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Sector spotlight: Dialysis service providers

The dialysis services industry is displaying continued growth, with an aging population and an increase in chronic conditions such as hypertension and diabetes, which lead to end-stage renal disease (ESRD). ESRD is the final stage of kidney failure where patients require dialysis or a transplant. Dialysis treatment is primarily administered in two forms:

  • Hemodialysis, where an artificial kidney is used to filter out toxins, fluids and salt from patients’ blood. This treatment can be performed at an outpatient center, or at home with the correct equipment.
  • Peritoneal dialysis, where a cleaning solution is used to filter out waste and fluids from blood through the patient’s abdominal lining. This treatment is generally performed at home, but is less time-efficient and has a higher risk of complication than hemodialysis, making it a less commonly administered modality.

The prevalence of ESRD continues to rise by about 20,000 cases per year, reaching 726,000 cases in the U.S. in 2016.
While the majority of dialysis treatment have been undertaken in outpatient centers, providers in the U.S. are increasing their focus on home dialysis. This trend is being driven by increasing operating costs for outpatient centers and lower Federal reimbursement rates.

The dialysis services landscape has been historically dominated by a few large players. However, the industry has been adapting to combat financial challenges, which leads to potential drivers and opportunities for investment, including:

  • Increased demand for ESRD treatment: The prevalence of ESRD has continued to increase in the U.S., with a rise in the median age of the population and co-occurring diseases such as diabetes. In addition, mortality rates for dialysis patients are no longer decreasing, which is a factor that should lead to higher focus on treatment.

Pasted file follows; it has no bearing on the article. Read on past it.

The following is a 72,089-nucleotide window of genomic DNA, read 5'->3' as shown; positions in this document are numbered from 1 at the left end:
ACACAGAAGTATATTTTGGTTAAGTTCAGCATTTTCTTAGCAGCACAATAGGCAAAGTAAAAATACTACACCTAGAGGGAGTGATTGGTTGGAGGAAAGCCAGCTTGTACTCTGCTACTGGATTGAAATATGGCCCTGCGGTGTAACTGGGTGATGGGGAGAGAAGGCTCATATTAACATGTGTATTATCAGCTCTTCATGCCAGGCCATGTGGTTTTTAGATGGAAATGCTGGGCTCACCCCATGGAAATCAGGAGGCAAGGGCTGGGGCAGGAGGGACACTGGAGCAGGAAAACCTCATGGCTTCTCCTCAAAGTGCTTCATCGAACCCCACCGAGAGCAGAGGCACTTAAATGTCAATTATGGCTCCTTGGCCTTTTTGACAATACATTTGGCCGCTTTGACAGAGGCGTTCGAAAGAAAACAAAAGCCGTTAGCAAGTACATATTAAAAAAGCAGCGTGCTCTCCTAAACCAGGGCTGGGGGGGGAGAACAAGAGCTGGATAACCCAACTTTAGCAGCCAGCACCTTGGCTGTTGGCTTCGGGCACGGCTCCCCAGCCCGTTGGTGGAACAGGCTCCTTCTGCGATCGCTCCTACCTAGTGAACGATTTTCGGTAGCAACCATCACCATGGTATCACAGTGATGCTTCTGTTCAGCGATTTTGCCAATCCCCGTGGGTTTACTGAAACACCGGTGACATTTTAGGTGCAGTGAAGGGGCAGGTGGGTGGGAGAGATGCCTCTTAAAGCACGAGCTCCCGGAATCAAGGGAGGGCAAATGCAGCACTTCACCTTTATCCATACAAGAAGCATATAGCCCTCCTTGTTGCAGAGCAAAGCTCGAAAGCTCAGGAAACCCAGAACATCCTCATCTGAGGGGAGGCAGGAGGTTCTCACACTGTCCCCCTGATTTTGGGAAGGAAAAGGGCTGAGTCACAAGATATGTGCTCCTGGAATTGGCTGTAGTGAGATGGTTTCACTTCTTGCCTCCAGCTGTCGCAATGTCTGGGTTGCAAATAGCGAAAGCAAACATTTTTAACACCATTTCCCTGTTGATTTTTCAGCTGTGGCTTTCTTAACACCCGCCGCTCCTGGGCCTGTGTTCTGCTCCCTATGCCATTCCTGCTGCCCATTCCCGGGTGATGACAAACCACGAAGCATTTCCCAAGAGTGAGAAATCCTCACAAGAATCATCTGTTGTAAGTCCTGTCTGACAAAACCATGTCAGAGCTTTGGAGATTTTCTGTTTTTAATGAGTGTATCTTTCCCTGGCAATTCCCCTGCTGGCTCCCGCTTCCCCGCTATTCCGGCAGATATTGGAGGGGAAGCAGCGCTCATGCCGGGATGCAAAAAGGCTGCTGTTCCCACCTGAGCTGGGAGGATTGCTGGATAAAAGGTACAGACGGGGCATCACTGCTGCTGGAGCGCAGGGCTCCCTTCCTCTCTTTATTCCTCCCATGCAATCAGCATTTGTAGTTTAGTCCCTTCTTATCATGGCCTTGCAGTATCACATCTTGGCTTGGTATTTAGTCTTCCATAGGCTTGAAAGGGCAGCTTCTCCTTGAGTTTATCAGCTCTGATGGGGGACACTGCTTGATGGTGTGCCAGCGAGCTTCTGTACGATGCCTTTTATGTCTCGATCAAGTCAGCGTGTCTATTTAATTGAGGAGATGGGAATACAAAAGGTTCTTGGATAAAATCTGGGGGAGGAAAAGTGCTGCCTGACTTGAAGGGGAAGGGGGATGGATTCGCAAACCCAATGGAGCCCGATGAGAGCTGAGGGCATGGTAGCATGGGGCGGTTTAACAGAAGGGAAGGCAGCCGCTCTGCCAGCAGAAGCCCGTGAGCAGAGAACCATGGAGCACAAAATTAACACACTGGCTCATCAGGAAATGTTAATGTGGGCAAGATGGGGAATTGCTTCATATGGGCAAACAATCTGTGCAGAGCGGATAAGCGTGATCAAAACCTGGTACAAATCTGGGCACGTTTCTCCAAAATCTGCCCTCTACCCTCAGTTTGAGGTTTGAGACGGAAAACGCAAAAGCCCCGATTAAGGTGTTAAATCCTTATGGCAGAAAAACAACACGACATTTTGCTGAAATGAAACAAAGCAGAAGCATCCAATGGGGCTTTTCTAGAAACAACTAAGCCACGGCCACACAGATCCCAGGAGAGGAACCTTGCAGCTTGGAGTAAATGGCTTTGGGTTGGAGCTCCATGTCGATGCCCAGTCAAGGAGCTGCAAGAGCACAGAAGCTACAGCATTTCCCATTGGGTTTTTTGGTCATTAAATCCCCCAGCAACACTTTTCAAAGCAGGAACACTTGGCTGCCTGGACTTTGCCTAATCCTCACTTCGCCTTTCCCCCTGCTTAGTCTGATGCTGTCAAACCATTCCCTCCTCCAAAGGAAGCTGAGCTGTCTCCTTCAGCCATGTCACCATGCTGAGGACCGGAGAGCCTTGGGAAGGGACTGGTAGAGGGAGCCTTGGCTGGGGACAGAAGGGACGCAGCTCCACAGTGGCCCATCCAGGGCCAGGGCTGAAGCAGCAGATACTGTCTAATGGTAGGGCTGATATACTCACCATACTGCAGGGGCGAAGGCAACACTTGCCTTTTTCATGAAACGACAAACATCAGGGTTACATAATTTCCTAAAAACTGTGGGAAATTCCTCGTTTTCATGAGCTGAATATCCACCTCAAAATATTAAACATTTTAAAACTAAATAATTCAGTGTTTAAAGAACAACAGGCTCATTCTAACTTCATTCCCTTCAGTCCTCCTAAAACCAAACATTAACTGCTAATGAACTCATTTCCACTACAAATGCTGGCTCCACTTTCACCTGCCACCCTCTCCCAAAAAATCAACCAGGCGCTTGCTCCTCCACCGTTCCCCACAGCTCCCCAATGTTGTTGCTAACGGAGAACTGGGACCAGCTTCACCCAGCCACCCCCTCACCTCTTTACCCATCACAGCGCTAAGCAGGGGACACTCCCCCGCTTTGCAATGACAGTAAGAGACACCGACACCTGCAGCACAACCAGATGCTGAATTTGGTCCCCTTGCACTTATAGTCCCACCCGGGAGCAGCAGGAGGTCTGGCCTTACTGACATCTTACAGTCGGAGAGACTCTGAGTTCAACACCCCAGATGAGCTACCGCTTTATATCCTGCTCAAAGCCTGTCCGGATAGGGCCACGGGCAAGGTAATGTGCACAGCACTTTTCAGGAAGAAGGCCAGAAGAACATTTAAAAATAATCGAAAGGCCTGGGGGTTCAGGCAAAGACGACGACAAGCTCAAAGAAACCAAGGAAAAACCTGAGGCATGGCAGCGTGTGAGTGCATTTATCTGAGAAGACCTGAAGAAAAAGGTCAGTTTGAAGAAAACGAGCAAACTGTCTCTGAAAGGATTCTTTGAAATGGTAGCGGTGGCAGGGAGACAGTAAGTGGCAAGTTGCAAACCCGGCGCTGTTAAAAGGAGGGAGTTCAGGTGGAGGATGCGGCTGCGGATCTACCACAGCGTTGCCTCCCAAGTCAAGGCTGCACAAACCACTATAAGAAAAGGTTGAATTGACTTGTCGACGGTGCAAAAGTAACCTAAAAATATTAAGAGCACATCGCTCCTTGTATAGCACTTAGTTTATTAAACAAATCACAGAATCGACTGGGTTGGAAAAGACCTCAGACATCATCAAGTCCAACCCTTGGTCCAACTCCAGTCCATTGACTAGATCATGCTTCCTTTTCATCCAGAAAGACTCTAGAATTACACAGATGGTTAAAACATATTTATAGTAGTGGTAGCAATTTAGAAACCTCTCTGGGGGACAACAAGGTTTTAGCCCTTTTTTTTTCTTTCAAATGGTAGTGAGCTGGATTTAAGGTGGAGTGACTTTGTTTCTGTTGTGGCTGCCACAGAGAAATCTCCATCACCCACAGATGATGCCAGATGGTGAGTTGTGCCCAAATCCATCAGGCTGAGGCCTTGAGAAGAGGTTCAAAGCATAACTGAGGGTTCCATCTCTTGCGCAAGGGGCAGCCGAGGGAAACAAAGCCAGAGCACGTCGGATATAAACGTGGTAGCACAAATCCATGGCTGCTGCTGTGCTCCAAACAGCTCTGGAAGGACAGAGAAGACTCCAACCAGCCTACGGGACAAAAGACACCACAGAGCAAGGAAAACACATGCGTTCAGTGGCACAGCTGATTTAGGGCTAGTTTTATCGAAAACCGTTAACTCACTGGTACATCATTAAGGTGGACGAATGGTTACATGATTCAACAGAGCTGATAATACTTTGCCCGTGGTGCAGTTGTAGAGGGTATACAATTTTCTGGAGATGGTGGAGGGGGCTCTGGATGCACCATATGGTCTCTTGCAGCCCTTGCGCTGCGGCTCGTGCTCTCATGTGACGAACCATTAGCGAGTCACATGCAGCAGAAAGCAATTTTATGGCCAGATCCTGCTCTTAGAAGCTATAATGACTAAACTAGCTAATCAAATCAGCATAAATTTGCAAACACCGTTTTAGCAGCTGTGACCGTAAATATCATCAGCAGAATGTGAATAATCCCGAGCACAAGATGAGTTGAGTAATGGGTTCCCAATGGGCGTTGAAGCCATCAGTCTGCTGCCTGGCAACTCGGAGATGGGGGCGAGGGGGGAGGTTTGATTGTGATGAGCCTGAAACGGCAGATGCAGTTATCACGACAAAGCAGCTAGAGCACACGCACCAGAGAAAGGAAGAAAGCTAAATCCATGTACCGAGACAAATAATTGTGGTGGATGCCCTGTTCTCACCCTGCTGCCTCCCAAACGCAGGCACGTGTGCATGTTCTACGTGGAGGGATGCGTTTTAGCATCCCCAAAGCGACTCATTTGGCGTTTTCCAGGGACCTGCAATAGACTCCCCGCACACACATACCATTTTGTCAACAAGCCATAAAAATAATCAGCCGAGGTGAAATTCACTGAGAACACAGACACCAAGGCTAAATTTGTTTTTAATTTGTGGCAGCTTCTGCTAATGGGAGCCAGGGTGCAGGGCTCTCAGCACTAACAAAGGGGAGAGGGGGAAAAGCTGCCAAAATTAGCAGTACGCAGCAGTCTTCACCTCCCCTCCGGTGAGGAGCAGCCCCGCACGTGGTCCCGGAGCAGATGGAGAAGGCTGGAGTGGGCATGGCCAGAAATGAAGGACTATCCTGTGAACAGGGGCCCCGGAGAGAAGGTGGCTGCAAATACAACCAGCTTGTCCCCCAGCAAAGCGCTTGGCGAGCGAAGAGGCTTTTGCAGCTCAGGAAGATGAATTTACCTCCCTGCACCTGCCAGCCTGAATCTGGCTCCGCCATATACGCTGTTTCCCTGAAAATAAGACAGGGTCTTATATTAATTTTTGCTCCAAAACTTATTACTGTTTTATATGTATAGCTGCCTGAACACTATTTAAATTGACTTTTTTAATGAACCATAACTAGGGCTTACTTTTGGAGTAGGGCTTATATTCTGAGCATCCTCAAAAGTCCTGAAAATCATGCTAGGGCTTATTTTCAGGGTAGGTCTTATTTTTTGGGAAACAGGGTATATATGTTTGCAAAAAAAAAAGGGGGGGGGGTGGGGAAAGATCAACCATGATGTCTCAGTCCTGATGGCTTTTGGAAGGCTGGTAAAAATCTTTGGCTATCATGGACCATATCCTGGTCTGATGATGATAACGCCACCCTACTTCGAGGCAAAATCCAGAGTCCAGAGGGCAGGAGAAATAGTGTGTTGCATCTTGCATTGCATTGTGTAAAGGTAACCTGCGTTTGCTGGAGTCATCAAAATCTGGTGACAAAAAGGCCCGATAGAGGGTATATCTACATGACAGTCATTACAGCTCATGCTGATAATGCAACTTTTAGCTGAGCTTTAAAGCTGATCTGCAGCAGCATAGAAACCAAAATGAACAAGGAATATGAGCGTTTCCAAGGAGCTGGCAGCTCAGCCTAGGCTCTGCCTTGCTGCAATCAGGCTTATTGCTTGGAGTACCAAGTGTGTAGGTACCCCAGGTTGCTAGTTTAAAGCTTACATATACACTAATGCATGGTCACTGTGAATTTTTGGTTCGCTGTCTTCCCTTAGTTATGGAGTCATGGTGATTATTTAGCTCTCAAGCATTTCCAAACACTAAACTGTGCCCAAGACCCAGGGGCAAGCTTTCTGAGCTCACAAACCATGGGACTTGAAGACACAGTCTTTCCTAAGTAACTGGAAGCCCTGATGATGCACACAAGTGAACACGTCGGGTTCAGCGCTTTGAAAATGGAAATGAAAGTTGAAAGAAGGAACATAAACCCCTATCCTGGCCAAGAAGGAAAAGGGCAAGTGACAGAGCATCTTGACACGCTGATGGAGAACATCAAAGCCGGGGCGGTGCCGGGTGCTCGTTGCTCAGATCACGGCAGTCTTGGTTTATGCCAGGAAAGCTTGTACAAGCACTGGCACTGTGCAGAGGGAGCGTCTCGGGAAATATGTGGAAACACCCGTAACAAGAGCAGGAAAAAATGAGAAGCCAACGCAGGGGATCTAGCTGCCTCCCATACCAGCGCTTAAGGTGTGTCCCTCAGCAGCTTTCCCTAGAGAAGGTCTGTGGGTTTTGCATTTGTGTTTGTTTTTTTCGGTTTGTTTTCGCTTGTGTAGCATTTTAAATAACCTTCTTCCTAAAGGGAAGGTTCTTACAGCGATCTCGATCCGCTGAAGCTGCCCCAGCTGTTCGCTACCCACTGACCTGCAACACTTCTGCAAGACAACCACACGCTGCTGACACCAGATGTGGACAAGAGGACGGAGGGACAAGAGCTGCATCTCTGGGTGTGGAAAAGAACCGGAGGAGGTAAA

• Falling reimbursement rates: With increased adoption of Medicare and Medicaid due to increased Federal funding
    for these programs, dialysis providers could see reductions in revenue-per-customer moving forward. Medicare payment plans are typically responsible for payment of ESRD patients’ treatment from initialization, unless they are covered by commercial insurance, in which case Medicare becomes the primary payor after 33 months. Medicare plans tend to have lower reimbursement rates than private health plans, resulting in lower revenues as patients’ reliance on Medicare rises.
  • Increasing costs for outpatient treatment centers: Profitability of outpatient dialysis centers is expected to decline from 14.8 percent of revenue currently to 13.9 percent by 2023, due to a) the effect of falling reimbursement, and b) increasing industry wage levels as the demand for technically trained and skilled workers rises due to government mandates on staffing levels and quality control. Dialysis providers are increasingly looking for revenue-boosting and cost-cutting measures, including integrating drug therapies, increasing utilization of healthcare information technology and increasing home dialysis offerings.
  • Growth in adoption of home dialysis services: With decreasing margins for outpatient hemodialysis centers, home dialysis is becoming an increasingly attractive method of treatment. According to Medicare cost report data for 2017, providers paid an average of $256 for a single in-center hemodialysis treatment versus $217 for a home dialysis treatment. Technological advancement in home-based treatment methods and equipment will accelerate the migration from outpatient to home-based treatment.

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